About this Research Topic
Due to the exacerbated use of antimicrobials, the repertoire of antimicrobial resistance (AMR) genes in many environmental, commensal and pathogenic bacteria is continuously growing. This causes a major problem in treatment of infectious diseases. This trend can be seen in terminology used to describe AMR, which includes multidrug resistance (MDR), extensive drug resistance (XDR), pandrug resistance (PDR) and total drug resistance (TDR). The AMR resistance genes are disseminated via various horizontal gene transfer mechanisms, mediated by mobile genetic elements that include plasmids, transposons, bacteriophages, and other genetic elements. AMR is mediated via various mechanisms such as enzymatic degradation of drugs, alteration of antimicrobial targets, active efflux of drugs, alteration of bacterial membrane permeability, and formation of biofilms and persister cells.
The commonly occurring MDR strains are methicillin-resistant Staphylococcus aureus (MRSA), vancomycin resistant S. aureus (VRSA), extended-spectrum beta-lactamase (ESBL)-producing Enterobacteriaceae, vancomycin-resistant enterococci (VRE), extensively drug-resistant Mycobacterium tuberculosis (XDR-TB), carbapenem-resistant Enterobacteriaceae (CRE), bacteria expressing New Delhi metallo-beta-lactamase (NDM-1) and MDR bacteria with plasmid-mediated quinolone resistance (PMQR). The alarming spread of resistance to the commonly used antimicrobials warrants the study of alternative strategies. Novel antimicrobials, contemporary and alternative medicines and herbal based antimicrobials could be suitable alternatives in the treatment of drug-resistant bacterial infections.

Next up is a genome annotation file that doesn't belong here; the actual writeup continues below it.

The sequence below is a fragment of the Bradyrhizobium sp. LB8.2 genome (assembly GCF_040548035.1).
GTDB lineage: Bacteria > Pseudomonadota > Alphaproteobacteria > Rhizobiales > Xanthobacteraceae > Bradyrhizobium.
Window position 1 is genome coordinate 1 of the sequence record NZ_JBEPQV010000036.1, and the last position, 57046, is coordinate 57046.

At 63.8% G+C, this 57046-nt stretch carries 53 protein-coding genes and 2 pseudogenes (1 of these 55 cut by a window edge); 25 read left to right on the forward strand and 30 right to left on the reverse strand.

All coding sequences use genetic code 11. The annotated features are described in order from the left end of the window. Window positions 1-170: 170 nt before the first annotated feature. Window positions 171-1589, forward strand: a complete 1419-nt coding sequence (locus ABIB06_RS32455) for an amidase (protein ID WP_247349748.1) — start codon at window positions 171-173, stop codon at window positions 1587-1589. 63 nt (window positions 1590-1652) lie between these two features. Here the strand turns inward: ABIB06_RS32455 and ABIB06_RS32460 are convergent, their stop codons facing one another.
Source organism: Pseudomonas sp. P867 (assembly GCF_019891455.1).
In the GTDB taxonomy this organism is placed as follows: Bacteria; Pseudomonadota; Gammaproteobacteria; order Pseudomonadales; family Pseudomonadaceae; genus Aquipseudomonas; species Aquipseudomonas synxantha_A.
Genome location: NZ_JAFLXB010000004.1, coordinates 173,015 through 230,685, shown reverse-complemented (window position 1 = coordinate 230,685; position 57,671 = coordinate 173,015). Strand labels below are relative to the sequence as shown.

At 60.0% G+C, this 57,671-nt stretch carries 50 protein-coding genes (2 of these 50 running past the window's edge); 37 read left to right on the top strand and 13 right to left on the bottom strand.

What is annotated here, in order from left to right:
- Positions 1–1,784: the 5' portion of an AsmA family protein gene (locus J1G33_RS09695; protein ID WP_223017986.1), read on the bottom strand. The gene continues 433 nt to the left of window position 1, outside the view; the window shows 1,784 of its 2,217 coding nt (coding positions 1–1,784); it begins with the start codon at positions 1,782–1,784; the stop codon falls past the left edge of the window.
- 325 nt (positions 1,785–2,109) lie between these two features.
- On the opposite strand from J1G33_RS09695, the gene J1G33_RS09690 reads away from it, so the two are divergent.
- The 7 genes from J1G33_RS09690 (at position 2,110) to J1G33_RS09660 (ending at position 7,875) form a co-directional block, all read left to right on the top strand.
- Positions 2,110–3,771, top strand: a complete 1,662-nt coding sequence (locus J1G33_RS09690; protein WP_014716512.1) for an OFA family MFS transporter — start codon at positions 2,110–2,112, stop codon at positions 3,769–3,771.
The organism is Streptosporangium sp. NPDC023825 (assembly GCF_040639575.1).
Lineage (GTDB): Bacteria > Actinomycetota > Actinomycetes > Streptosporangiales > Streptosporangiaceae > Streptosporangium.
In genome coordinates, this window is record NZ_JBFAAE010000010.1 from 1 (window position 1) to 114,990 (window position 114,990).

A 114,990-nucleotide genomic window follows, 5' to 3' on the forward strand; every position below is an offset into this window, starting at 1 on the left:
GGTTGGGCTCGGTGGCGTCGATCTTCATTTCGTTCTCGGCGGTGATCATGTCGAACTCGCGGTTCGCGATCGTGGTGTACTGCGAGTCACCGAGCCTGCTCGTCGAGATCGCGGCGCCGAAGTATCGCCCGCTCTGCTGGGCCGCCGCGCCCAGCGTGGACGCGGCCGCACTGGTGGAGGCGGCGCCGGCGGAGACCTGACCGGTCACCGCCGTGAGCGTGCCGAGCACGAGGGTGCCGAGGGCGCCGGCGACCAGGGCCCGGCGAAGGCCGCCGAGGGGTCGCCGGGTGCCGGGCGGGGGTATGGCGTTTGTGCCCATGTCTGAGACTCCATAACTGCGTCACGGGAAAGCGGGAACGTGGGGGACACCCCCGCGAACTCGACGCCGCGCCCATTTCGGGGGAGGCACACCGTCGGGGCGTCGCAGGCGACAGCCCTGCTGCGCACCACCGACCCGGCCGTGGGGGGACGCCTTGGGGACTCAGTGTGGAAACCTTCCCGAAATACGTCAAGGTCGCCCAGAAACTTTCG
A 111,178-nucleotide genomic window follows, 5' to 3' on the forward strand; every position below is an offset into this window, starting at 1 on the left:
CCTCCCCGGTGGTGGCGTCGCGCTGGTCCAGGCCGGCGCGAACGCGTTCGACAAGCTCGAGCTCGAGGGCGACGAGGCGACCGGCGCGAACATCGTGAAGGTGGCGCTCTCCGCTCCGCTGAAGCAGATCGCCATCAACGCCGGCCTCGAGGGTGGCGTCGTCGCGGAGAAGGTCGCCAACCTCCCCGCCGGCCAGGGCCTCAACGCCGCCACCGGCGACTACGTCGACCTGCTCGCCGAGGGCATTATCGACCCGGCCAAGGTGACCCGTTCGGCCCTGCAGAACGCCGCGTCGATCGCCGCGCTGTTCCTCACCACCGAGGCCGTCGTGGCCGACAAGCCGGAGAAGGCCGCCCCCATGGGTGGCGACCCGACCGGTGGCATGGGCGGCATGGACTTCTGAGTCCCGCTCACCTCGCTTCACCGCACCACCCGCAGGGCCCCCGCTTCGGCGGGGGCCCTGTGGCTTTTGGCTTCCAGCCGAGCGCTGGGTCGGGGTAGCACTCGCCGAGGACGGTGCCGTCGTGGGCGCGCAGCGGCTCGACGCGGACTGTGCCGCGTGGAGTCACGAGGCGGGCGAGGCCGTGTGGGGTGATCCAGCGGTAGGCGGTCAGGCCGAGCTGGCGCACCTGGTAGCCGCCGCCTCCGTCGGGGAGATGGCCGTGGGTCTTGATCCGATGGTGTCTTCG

This Research Topic will focus on the application of nanoparticles (metallic, organic, carbon nanotubes) and nanomaterials that have antimicrobial activity, inhibitory potentials and anti-biofilm activity against MDR bacteria, as well as the biological synthesis of plant-based antimicrobials and nanoparticles for the inhibition of efflux pump activities, biofilms formation, quorum sensing, and plasmid curing.
We encourage researchers to submit findings based on emerging trends in combatting antimicrobial resistance using traditional and natural antimicrobials, plant and microbial derivatives and nanoparticles/nanomaterials. We encourage submissions of original research articles, reviews, minireviews, methods article, hypothesis and theory articles, perspective, technology report, opinions and commentaries that make a substantial and up-to-date contribution to the scientific community.
Keywords: Antimicrobial Resistance, MDR, Nanomaterials, Nanoparticles, Plant based compounds, antimicrobial agents
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